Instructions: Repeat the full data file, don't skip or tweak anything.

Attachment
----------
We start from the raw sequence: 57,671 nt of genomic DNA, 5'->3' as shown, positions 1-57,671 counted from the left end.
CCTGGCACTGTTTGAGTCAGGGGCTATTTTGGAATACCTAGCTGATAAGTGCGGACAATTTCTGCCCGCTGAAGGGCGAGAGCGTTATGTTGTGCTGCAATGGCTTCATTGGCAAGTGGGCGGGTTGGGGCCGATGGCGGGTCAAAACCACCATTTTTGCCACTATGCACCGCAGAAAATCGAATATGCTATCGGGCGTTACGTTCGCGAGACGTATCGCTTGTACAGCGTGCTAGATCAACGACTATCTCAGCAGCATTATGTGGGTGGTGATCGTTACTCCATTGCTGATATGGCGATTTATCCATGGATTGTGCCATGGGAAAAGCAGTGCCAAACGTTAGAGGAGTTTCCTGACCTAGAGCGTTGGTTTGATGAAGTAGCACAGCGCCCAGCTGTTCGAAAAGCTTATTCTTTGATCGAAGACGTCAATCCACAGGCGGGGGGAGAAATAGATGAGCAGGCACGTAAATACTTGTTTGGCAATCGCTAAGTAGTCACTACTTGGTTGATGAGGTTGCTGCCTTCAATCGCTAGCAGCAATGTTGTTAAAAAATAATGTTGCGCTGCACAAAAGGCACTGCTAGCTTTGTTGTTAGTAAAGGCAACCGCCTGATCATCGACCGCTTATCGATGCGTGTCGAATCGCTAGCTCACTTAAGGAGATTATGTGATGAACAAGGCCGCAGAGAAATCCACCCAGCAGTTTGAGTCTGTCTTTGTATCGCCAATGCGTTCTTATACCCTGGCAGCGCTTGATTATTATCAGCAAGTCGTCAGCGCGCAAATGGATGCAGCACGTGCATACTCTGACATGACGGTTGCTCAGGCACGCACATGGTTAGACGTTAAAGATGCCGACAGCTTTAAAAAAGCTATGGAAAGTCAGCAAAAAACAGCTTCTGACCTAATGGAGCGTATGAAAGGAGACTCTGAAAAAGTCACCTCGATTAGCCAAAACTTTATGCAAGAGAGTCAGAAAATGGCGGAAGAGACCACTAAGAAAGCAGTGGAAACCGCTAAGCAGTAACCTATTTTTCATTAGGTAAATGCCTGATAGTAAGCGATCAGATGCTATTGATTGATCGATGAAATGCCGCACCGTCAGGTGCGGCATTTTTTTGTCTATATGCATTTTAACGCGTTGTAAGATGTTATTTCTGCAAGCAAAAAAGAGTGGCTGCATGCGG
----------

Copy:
We start from the raw sequence: 57,671 nt of genomic DNA, 5'->3' as shown, positions 1-57,671 counted from the left end.
CCTGGCACTGTTTGAGTCAGGGGCTATTTTGGAATACCTAGCTGATAAGTGCGGACAATTTCTGCCCGCTGAAGGGCGAGAGCGTTATGTTGTGCTGCAATGGCTTCATTGGCAAGTGGGCGGGTTGGGGCCGATGGCGGGTCAAAACCACCATTTTTGCCACTATGCACCGCAGAAAATCGAATATGCTATCGGGCGTTACGTTCGCGAGACGTATCGCTTGTACAGCGTGCTAGATCAACGACTATCTCAGCAGCATTATGTGGGTGGTGATCGTTACTCCATTGCTGATATGGCGATTTATCCATGGATTGTGCCATGGGAAAAGCAGTGCCAAACGTTAGAGGAGTTTCCTGACCTAGAGCGTTGGTTTGATGAAGTAGCACAGCGCCCAGCTGTTCGAAAAGCTTATTCTTTGATCGAAGACGTCAATCCACAGGCGGGGGGAGAAATAGATGAGCAGGCACGTAAATACTTGTTTGGCAATCGCTAAGTAGTCACTACTTGGTTGATGAGGTTGCTGCCTTCAATCGCTAGCAGCAATGTTGTTAAAAAATAATGTTGCGCTGCACAAAAGGCACTGCTAGCTTTGTTGTTAGTAAAGGCAACCGCCTGATCATCGACCGCTTATCGATGCGTGTCGAATCGCTAGCTCACTTAAGGAGATTATGTGATGAACAAGGCCGCAGAGAAATCCACCCAGCAGTTTGAGTCTGTCTTTGTATCGCCAATGCGTTCTTATACCCTGGCAGCGCTTGATTATTATCAGCAAGTCGTCAGCGCGCAAATGGATGCAGCACGTGCATACTCTGACATGACGGTTGCTCAGGCACGCACATGGTTAGACGTTAAAGATGCCGACAGCTTTAAAAAAGCTATGGAAAGTCAGCAAAAAACAGCTTCTGACCTAATGGAGCGTATGAAAGGAGACTCTGAAAAAGTCACCTCGATTAGCCAAAACTTTATGCAAGAGAGTCAGAAAATGGCGGAAGAGACCACTAAGAAAGCAGTGGAAACCGCTAAGCAGTAACCTATTTTTCATTAGGTAAATGCCTGATAGTAAGCGATCAGATGCTATTGATTGATCGATGAAATGCCGCACCGTCAGGTGCGGCATTTTTTTGTCTATATGCATTTTAACGCGTTGTAAGATGTTATTTCTGCAAGCAAAAAAGAGTGGCTGCATGCGG